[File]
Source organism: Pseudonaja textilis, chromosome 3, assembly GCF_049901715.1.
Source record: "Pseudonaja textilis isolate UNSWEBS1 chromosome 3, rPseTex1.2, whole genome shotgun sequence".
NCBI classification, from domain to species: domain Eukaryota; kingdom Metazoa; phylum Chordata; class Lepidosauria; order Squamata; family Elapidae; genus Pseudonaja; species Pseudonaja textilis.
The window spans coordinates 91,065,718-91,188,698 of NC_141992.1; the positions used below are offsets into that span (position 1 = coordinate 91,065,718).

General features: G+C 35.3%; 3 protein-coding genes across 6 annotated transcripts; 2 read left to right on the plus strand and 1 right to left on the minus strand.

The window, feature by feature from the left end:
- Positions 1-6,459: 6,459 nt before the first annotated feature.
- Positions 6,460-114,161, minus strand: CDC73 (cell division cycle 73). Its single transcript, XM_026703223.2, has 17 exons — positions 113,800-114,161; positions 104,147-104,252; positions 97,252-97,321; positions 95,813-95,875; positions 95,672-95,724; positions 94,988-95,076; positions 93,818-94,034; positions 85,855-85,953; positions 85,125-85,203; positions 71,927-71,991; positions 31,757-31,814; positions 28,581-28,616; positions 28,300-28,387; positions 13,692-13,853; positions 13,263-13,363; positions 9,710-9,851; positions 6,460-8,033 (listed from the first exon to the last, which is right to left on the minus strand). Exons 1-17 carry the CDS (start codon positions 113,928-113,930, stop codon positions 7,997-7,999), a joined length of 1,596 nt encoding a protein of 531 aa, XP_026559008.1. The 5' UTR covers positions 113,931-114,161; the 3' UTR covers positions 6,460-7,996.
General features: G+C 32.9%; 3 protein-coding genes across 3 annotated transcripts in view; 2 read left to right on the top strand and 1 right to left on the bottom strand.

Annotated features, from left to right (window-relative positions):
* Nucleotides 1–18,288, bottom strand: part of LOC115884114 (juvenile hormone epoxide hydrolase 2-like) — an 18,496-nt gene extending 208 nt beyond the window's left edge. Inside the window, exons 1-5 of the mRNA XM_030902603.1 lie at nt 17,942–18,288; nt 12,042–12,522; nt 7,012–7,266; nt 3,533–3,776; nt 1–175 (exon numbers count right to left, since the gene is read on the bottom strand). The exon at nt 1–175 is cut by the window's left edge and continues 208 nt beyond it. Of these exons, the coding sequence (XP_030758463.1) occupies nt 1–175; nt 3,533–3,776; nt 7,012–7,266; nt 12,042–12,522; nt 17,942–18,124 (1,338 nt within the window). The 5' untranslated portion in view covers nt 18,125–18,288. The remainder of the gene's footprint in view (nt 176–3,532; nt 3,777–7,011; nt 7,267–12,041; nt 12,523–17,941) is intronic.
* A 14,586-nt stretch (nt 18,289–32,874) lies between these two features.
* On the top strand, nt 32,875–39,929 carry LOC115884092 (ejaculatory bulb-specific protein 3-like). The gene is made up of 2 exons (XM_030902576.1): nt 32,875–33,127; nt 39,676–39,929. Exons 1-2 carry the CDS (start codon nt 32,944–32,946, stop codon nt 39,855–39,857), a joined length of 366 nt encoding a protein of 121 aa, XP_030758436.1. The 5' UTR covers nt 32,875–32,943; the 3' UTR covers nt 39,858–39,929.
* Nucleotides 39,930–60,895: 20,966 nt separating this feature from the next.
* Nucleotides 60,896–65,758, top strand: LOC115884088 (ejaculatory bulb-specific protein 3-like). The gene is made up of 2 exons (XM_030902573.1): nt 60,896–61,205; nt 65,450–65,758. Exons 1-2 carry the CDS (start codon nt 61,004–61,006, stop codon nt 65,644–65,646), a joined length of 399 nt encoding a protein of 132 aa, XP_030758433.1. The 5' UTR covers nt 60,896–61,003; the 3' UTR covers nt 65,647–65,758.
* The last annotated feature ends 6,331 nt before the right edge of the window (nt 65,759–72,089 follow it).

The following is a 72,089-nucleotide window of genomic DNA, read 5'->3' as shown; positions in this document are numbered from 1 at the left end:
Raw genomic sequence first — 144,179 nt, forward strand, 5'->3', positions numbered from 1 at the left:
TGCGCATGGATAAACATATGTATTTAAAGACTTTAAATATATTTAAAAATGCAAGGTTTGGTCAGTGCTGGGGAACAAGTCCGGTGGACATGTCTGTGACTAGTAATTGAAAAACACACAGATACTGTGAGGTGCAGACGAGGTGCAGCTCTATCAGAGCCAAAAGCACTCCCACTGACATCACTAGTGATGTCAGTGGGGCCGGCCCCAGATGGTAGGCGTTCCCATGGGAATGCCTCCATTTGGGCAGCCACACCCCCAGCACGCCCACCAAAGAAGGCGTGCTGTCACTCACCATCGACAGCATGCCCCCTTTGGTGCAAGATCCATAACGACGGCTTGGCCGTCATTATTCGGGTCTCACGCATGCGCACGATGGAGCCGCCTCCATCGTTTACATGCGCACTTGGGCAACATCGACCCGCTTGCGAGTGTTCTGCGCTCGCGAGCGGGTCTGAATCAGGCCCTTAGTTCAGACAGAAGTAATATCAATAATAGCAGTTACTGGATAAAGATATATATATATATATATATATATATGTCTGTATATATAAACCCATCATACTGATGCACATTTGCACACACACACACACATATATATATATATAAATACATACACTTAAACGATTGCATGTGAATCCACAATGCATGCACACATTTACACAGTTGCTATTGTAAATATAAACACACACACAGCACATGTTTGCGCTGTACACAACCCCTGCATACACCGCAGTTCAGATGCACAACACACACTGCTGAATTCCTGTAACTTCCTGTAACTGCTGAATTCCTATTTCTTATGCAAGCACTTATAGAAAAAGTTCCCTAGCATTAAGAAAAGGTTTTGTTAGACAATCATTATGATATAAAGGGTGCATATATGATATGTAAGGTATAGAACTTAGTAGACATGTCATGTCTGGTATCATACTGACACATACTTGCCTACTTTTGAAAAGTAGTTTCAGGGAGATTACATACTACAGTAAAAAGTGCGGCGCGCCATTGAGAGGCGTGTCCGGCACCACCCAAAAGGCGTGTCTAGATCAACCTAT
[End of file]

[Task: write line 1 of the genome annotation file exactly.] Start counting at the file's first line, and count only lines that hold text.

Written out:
Source organism: Pseudonaja textilis, chromosome 3, assembly GCF_049901715.1.